The volume of water retained with the mineral cannot be accurately controlled by dredging and inevitably excessive water is often pumped with the mineral. Thus, a relatively large amount of energy is expended pumping water rather than mineral. Although a certain amount of water is required together with the mineral to provide a pumpable slurry, this ratio often cannot be accurately controlled when dredging. Consequently, pumping costs are relatively high and, particularly where the slurry is to be pumped a long distance, may be prohibitive.

SUMMARY OF THE INVENTION

An intention of the present invention is to provide a mobile pumping station which can cost effectively be used to move relatively large volumes of a mineral within a slurry at a controlled mineral to liquid ratio.

According to the present invention there is provided a mobile pumping station comprising:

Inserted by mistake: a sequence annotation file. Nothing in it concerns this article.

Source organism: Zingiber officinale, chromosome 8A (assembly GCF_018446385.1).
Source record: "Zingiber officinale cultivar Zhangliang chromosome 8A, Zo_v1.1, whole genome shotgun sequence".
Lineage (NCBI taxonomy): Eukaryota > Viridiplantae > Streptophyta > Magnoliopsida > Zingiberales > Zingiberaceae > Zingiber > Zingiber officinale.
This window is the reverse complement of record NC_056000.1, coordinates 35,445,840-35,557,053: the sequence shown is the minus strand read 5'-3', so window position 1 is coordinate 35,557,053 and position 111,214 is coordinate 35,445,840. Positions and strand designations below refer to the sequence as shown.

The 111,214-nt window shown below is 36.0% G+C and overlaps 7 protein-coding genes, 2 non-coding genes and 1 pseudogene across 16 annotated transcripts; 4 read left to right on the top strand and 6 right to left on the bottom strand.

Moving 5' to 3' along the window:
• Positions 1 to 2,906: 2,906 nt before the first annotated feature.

a mobile base frame designed to be moved across the ground;

a slurry vessel mounted to the mobile base frame and adapted to receive a mineral, the slurry vessel operatively connected to a liquid supply; and

a slurry pump coupled to an outlet of the slurry vessel whereby, in use, the mobile pumping station can move into position adjacent a mineral deposit and a portion of the mineral deposit can then be loaded into the slurry vessel wherein said mineral portion is formed into a flowable slurry by combining liquid from the liquid supply with said mineral portion, said slurry thus having a controlled mineral to liquid ratio, and thereafter the flowable slurry discharged from the vessel via the slurry pump.

Preferably, the mobile pumping station further comprises a primary feed hopper also mounted to the mobile base frame, the primary feed hopper adapted to receive a mineral and transfer said mineral to the slurry vessel so that, in use, the primary feed hopper can be adjusted to achieve a predetermined flow of said mineral to the slurry vessel and thus the ratio of said mineral to the liquid can be controlled.